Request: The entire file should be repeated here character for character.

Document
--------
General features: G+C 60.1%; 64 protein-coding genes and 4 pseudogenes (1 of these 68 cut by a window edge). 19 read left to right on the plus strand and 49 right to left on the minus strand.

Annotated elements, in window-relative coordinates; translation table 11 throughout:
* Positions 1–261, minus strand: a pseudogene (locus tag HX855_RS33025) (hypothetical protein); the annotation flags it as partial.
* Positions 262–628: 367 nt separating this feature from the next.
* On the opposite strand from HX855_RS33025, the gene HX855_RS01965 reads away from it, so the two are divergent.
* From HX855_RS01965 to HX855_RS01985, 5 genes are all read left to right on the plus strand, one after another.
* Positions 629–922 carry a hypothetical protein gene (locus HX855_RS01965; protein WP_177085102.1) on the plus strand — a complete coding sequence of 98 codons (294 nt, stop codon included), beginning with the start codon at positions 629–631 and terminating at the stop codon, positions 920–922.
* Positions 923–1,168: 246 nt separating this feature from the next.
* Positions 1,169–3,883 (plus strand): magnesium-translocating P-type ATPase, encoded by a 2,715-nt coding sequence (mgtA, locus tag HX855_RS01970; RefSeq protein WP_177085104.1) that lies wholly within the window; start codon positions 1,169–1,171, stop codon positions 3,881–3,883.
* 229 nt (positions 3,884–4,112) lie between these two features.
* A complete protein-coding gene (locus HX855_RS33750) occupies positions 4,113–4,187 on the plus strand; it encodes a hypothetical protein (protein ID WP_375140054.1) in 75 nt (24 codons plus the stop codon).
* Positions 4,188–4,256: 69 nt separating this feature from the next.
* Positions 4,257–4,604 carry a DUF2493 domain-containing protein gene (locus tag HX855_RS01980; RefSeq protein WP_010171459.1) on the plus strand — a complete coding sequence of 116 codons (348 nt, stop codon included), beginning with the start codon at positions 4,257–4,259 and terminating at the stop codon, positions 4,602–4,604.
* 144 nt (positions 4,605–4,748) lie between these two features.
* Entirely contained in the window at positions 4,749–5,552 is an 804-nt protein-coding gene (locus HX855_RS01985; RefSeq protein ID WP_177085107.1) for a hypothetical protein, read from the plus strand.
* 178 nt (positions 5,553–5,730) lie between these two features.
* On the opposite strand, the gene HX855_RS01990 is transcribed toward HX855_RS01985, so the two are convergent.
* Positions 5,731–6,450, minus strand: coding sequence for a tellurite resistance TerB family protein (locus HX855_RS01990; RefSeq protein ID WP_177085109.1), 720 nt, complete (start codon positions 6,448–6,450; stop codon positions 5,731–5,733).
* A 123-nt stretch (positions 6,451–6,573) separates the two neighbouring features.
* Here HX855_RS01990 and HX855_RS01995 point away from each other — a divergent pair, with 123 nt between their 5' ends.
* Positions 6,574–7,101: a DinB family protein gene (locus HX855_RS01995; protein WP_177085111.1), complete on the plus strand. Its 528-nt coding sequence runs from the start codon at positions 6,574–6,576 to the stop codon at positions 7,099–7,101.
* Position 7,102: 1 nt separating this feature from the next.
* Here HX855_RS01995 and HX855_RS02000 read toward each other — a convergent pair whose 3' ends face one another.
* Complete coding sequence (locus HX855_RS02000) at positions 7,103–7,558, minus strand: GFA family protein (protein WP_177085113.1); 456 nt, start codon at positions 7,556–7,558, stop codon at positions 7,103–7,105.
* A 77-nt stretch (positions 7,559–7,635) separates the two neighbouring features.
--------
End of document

General features: G+C 60.1%; 64 protein-coding genes and 4 pseudogenes (1 of these 68 cut by a window edge). 19 read left to right on the plus strand and 49 right to left on the minus strand.

Annotated elements, in window-relative coordinates; translation table 11 throughout:
* Positions 1–261, minus strand: a pseudogene (locus tag HX855_RS33025) (hypothetical protein); the annotation flags it as partial.
* Positions 262–628: 367 nt separating this feature from the next.
* On the opposite strand from HX855_RS33025, the gene HX855_RS01965 reads away from it, so the two are divergent.
* From HX855_RS01965 to HX855_RS01985, 5 genes are all read left to right on the plus strand, one after another.
* Positions 629–922 carry a hypothetical protein gene (locus HX855_RS01965; protein WP_177085102.1) on the plus strand — a complete coding sequence of 98 codons (294 nt, stop codon included), beginning with the start codon at positions 629–631 and terminating at the stop codon, positions 920–922.
* Positions 923–1,168: 246 nt separating this feature from the next.
* Positions 1,169–3,883 (plus strand): magnesium-translocating P-type ATPase, encoded by a 2,715-nt coding sequence (mgtA, locus tag HX855_RS01970; RefSeq protein WP_177085104.1) that lies wholly within the window; start codon positions 1,169–1,171, stop codon positions 3,881–3,883.
* 229 nt (positions 3,884–4,112) lie between these two features.
* A complete protein-coding gene (locus HX855_RS33750) occupies positions 4,113–4,187 on the plus strand; it encodes a hypothetical protein (protein ID WP_375140054.1) in 75 nt (24 codons plus the stop codon).
* Positions 4,188–4,256: 69 nt separating this feature from the next.
* Positions 4,257–4,604 carry a DUF2493 domain-containing protein gene (locus tag HX855_RS01980; RefSeq protein WP_010171459.1) on the plus strand — a complete coding sequence of 116 codons (348 nt, stop codon included), beginning with the start codon at positions 4,257–4,259 and terminating at the stop codon, positions 4,602–4,604.
* 144 nt (positions 4,605–4,748) lie between these two features.
* Entirely contained in the window at positions 4,749–5,552 is an 804-nt protein-coding gene (locus HX855_RS01985; RefSeq protein ID WP_177085107.1) for a hypothetical protein, read from the plus strand.
* 178 nt (positions 5,553–5,730) lie between these two features.
* On the opposite strand, the gene HX855_RS01990 is transcribed toward HX855_RS01985, so the two are convergent.
* Positions 5,731–6,450, minus strand: coding sequence for a tellurite resistance TerB family protein (locus HX855_RS01990; RefSeq protein ID WP_177085109.1), 720 nt, complete (start codon positions 6,448–6,450; stop codon positions 5,731–5,733).
* A 123-nt stretch (positions 6,451–6,573) separates the two neighbouring features.
* Here HX855_RS01990 and HX855_RS01995 point away from each other — a divergent pair, with 123 nt between their 5' ends.
* Positions 6,574–7,101: a DinB family protein gene (locus HX855_RS01995; protein WP_177085111.1), complete on the plus strand. Its 528-nt coding sequence runs from the start codon at positions 6,574–6,576 to the stop codon at positions 7,099–7,101.
* Position 7,102: 1 nt separating this feature from the next.
* Here HX855_RS01995 and HX855_RS02000 read toward each other — a convergent pair whose 3' ends face one another.
* Complete coding sequence (locus HX855_RS02000) at positions 7,103–7,558, minus strand: GFA family protein (protein WP_177085113.1); 456 nt, start codon at positions 7,556–7,558, stop codon at positions 7,103–7,105.
* A 77-nt stretch (positions 7,559–7,635) separates the two neighbouring features.